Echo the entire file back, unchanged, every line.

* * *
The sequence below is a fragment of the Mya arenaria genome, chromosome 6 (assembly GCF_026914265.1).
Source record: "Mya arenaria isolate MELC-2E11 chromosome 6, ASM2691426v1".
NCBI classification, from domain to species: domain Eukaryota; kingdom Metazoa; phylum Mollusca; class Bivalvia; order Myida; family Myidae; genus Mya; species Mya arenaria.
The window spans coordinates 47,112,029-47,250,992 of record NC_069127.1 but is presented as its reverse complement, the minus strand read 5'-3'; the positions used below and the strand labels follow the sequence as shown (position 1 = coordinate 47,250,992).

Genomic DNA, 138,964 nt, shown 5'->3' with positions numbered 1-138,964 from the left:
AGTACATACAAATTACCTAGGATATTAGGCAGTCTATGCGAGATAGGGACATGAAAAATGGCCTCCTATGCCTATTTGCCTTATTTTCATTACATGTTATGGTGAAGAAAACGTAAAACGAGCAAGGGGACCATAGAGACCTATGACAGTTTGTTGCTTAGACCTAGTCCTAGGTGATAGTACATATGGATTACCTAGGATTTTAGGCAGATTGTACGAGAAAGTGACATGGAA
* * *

The sequence below is a fragment of the Mya arenaria genome, chromosome 6 (assembly GCF_026914265.1).
Source record: "Mya arenaria isolate MELC-2E11 chromosome 6, ASM2691426v1".
NCBI classification, from domain to species: domain Eukaryota; kingdom Metazoa; phylum Mollusca; class Bivalvia; order Myida; family Myidae; genus Mya; species Mya arenaria.
The window spans coordinates 47,112,029-47,250,992 of record NC_069127.1 but is presented as its reverse complement, the minus strand read 5'-3'; the positions used below and the strand labels follow the sequence as shown (position 1 = coordinate 47,250,992).

Genomic DNA, 138,964 nt, shown 5'->3' with positions numbered 1-138,964 from the left:
AGTACATACAAATTACCTAGGATATTAGGCAGTCTATGCGAGATAGGGACATGAAAAATGGCCTCCTATGCCTATTTGCCTTATTTTCATTACATGTTATGGTGAAGAAAACGTAAAACGAGCAAGGGGACCATAGAGACCTATGACAGTTTGTTGCTTAGACCTAGTCCTAGGTGATAGTACATATGGATTACCTAGGATTTTAGGCAGATTGTACGAGAAAGTGACATGGAA